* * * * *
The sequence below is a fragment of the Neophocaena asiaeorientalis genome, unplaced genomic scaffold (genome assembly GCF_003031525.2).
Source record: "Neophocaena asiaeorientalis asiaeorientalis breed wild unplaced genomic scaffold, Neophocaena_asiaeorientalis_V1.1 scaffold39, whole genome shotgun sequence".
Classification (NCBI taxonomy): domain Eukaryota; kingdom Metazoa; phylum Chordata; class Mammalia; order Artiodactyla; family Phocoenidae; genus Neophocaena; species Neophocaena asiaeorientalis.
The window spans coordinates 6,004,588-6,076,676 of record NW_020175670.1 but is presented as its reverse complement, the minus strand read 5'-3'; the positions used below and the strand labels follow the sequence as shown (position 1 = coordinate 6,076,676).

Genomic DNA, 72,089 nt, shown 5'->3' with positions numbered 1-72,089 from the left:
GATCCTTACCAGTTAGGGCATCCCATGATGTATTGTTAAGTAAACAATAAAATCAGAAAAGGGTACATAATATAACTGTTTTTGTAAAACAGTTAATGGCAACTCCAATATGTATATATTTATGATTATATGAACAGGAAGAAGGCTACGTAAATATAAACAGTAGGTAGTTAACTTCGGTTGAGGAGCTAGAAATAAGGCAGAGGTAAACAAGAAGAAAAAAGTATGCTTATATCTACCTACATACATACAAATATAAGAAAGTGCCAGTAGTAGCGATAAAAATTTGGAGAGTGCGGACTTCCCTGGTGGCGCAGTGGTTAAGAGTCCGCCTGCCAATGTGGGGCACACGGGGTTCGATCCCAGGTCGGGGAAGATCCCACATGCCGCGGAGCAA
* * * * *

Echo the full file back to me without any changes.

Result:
The sequence below is a fragment of the Neophocaena asiaeorientalis genome, unplaced genomic scaffold (genome assembly GCF_003031525.2).
Source record: "Neophocaena asiaeorientalis asiaeorientalis breed wild unplaced genomic scaffold, Neophocaena_asiaeorientalis_V1.1 scaffold39, whole genome shotgun sequence".
Classification (NCBI taxonomy): domain Eukaryota; kingdom Metazoa; phylum Chordata; class Mammalia; order Artiodactyla; family Phocoenidae; genus Neophocaena; species Neophocaena asiaeorientalis.
The window spans coordinates 6,004,588-6,076,676 of record NW_020175670.1 but is presented as its reverse complement, the minus strand read 5'-3'; the positions used below and the strand labels follow the sequence as shown (position 1 = coordinate 6,076,676).

Genomic DNA, 72,089 nt, shown 5'->3' with positions numbered 1-72,089 from the left:
GATCCTTACCAGTTAGGGCATCCCATGATGTATTGTTAAGTAAACAATAAAATCAGAAAAGGGTACATAATATAACTGTTTTTGTAAAACAGTTAATGGCAACTCCAATATGTATATATTTATGATTATATGAACAGGAAGAAGGCTACGTAAATATAAACAGTAGGTAGTTAACTTCGGTTGAGGAGCTAGAAATAAGGCAGAGGTAAACAAGAAGAAAAAAGTATGCTTATATCTACCTACATACATACAAATATAAGAAAGTGCCAGTAGTAGCGATAAAAATTTGGAGAGTGCGGACTTCCCTGGTGGCGCAGTGGTTAAGAGTCCGCCTGCCAATGTGGGGCACACGGGGTTCGATCCCAGGTCGGGGAAGATCCCACATGCCGCGGAGCAA